This remains a minority view, but it is becoming increasingly popular. I raise with him the extent of the growth of libertarianism in the UK. “It does seem to have been growing, and we’ve been doing everything we can to marshal that support and not steer it, as such, but make sure it is resourced.” The number of ways the IEA has contributed to this growth is impressive. The IEA spends about a quarter of its income on student outreach. This ranges from giving out free copies of Hayek’s The Road to Serfdom to helping establish the Liberty League (a confederation of Hayek and freedom societies). The IEA also funds the Freedom Forum, a gathering for undergraduates who are involved in Hayek societies. “The first one, three or four years ago, was attended by about 70 or 80 people. I think last year’s was attended by about 200 people and at the one this year, we’re expecting about 350 people.” Reflecting on this success, he says, “I think I’d be much less lonely on campus, if I was at Oxford today, than I was in the early 1990s.”
Littlewood sees the role of the IEA as providing “the intellectual equipment” to facilitate the growth of this movement. “Whether they become MPs, journalists, businessmen, authors, filmmakers or whatever – my view is that we need libertarians everywhere. We’ve got to find the brightest and the best young people who are on our side and give them every source of encouragement in their careers and in their intellectual thinking.” This is quite a risky strategy for a think tank to pursue, because it does not yield easily measurable results.
I ask him whether he sees the emergence of UKIP as part of this trend. He says that, strictly speaking, the answer is no. “Their broad instincts on the economy are in a free market direction – I don’t know whether they will stick with the flat tax idea, but their instincts are in the direction of a much smaller state. They are particularly impressive in the area of lifestyle freedoms. They have cornered the market in being pro-freedom to smoke, drink or rock ‘n’ roll. Farage himself is practically a libertarian. I think you have to distinguish the leader from the party. I know some people say they are one and the same; I don’t buy that. Farage himself is unambiguously the most libertarian mainstream politician in Britain – I mean he wants to end the war on drugs.”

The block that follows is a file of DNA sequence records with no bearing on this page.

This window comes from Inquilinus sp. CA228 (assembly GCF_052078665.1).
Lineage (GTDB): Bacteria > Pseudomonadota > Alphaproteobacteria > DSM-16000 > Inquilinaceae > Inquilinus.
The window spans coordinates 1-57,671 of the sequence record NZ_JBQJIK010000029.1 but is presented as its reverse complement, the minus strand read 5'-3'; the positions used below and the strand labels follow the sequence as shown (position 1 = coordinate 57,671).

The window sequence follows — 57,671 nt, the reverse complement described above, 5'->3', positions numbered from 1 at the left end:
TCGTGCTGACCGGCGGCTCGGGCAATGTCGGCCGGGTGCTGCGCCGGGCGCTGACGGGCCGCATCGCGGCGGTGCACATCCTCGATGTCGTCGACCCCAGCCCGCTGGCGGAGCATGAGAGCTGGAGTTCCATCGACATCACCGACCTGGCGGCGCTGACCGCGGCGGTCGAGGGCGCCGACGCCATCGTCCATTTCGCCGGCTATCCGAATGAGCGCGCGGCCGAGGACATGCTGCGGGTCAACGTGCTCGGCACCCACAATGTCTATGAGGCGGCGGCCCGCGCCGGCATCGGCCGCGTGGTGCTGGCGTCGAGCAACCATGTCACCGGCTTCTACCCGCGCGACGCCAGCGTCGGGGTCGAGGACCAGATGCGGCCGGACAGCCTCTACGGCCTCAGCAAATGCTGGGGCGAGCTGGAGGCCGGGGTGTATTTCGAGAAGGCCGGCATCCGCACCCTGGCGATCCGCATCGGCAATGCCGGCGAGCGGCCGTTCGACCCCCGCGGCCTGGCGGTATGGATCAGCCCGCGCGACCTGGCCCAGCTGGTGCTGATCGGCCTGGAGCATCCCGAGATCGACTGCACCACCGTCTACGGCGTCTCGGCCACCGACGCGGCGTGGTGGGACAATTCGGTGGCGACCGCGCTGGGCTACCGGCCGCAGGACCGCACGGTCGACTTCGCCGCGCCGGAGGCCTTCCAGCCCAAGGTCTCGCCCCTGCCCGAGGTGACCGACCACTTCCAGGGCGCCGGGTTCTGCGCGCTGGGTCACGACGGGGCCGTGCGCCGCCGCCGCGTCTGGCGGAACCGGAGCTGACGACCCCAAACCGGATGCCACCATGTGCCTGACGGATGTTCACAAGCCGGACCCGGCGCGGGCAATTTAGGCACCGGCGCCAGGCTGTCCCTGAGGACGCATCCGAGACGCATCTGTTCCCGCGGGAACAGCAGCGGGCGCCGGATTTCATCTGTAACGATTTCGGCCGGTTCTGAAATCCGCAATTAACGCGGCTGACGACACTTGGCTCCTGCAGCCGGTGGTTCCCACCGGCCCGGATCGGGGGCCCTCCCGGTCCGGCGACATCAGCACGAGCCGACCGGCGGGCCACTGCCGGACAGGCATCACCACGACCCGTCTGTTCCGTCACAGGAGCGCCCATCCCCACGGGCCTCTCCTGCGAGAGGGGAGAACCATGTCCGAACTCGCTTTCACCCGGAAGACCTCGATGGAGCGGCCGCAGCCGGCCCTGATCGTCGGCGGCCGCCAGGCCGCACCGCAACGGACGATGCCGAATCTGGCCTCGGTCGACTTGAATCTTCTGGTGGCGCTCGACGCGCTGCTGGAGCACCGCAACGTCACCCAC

Littlewood is as much a social libertarian as he is an economic libertarian. He recalls speaking at the youth conference of UKIP and saying something he suspected would get him booed. “I went and said, I think you’re wrong on immigration. Why should the state control people’s movement? You believe in the free movement of capital and don’t believe in the introduction of exchange controls. But why do you think, when it suddenly comes to the free movement of labour, that there should be a state imposed cap?” The reaction he got was the opposite to what he had expected. “I think Young Independence, the youth wing of UKIP are very libertarian leaning. There is a good chance UKIP will emerge as a fully-fledged, classical liberal party.”
It remains to be seen whether Littlewood and the IEA’s strategy to expand libertarianism in the UK will succeed. “We’re probably going to have to wait two decades, before we start shifting the climate of opinion”, he says. Regardless, Littlewood remains optimistic.
“It’s extremely unlikely that I’ll be the Director General when the rewards of these efforts are reaped. But it’s a crucial thing for think tanks to do – whether of our orientation or not.”